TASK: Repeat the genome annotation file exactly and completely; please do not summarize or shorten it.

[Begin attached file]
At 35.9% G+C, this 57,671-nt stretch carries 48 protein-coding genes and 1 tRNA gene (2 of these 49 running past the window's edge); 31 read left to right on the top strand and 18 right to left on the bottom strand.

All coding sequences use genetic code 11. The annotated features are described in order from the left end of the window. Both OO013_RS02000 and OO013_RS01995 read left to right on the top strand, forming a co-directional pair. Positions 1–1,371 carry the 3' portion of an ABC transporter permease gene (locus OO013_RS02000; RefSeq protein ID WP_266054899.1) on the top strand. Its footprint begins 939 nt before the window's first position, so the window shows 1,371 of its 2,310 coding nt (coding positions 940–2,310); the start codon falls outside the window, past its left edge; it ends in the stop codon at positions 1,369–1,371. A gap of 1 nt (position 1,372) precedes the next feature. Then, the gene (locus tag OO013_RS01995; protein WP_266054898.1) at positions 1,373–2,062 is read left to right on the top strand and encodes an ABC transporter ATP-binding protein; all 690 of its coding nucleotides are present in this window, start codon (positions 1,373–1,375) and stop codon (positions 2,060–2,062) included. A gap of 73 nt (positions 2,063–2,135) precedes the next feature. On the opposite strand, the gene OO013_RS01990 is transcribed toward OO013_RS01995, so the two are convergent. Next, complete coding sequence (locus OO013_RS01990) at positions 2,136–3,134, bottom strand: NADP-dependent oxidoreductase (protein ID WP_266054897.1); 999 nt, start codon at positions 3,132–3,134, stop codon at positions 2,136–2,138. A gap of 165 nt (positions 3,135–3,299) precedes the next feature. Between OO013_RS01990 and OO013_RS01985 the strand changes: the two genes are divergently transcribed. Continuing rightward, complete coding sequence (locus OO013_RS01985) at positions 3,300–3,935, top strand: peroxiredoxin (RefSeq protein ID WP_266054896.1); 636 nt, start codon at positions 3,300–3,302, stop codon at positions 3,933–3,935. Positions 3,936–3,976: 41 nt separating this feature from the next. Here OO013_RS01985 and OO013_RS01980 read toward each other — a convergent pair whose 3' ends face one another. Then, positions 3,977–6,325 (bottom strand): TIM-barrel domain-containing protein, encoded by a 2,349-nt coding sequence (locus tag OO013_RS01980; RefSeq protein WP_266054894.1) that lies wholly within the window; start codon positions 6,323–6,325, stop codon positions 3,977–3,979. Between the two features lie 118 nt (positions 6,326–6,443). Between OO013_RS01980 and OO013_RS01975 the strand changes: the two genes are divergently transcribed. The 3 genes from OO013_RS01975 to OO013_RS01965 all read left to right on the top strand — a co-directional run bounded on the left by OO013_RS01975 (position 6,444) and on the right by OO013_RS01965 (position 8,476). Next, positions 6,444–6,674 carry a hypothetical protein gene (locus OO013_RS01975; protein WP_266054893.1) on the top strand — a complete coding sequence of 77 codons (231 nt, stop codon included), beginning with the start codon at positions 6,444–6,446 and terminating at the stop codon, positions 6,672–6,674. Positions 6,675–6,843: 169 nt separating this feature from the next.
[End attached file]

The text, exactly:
At 35.9% G+C, this 57,671-nt stretch carries 48 protein-coding genes and 1 tRNA gene (2 of these 49 running past the window's edge); 31 read left to right on the top strand and 18 right to left on the bottom strand.

All coding sequences use genetic code 11. The annotated features are described in order from the left end of the window. Both OO013_RS02000 and OO013_RS01995 read left to right on the top strand, forming a co-directional pair. Positions 1–1,371 carry the 3' portion of an ABC transporter permease gene (locus OO013_RS02000; RefSeq protein ID WP_266054899.1) on the top strand. Its footprint begins 939 nt before the window's first position, so the window shows 1,371 of its 2,310 coding nt (coding positions 940–2,310); the start codon falls outside the window, past its left edge; it ends in the stop codon at positions 1,369–1,371. A gap of 1 nt (position 1,372) precedes the next feature. Then, the gene (locus tag OO013_RS01995; protein WP_266054898.1) at positions 1,373–2,062 is read left to right on the top strand and encodes an ABC transporter ATP-binding protein; all 690 of its coding nucleotides are present in this window, start codon (positions 1,373–1,375) and stop codon (positions 2,060–2,062) included. A gap of 73 nt (positions 2,063–2,135) precedes the next feature. On the opposite strand, the gene OO013_RS01990 is transcribed toward OO013_RS01995, so the two are convergent. Next, complete coding sequence (locus OO013_RS01990) at positions 2,136–3,134, bottom strand: NADP-dependent oxidoreductase (protein ID WP_266054897.1); 999 nt, start codon at positions 3,132–3,134, stop codon at positions 2,136–2,138. A gap of 165 nt (positions 3,135–3,299) precedes the next feature. Between OO013_RS01990 and OO013_RS01985 the strand changes: the two genes are divergently transcribed. Continuing rightward, complete coding sequence (locus OO013_RS01985) at positions 3,300–3,935, top strand: peroxiredoxin (RefSeq protein ID WP_266054896.1); 636 nt, start codon at positions 3,300–3,302, stop codon at positions 3,933–3,935. Positions 3,936–3,976: 41 nt separating this feature from the next. Here OO013_RS01985 and OO013_RS01980 read toward each other — a convergent pair whose 3' ends face one another. Then, positions 3,977–6,325 (bottom strand): TIM-barrel domain-containing protein, encoded by a 2,349-nt coding sequence (locus tag OO013_RS01980; RefSeq protein WP_266054894.1) that lies wholly within the window; start codon positions 6,323–6,325, stop codon positions 3,977–3,979. Between the two features lie 118 nt (positions 6,326–6,443). Between OO013_RS01980 and OO013_RS01975 the strand changes: the two genes are divergently transcribed. The 3 genes from OO013_RS01975 to OO013_RS01965 all read left to right on the top strand — a co-directional run bounded on the left by OO013_RS01975 (position 6,444) and on the right by OO013_RS01965 (position 8,476). Next, positions 6,444–6,674 carry a hypothetical protein gene (locus OO013_RS01975; protein WP_266054893.1) on the top strand — a complete coding sequence of 77 codons (231 nt, stop codon included), beginning with the start codon at positions 6,444–6,446 and terminating at the stop codon, positions 6,672–6,674. Positions 6,675–6,843: 169 nt separating this feature from the next.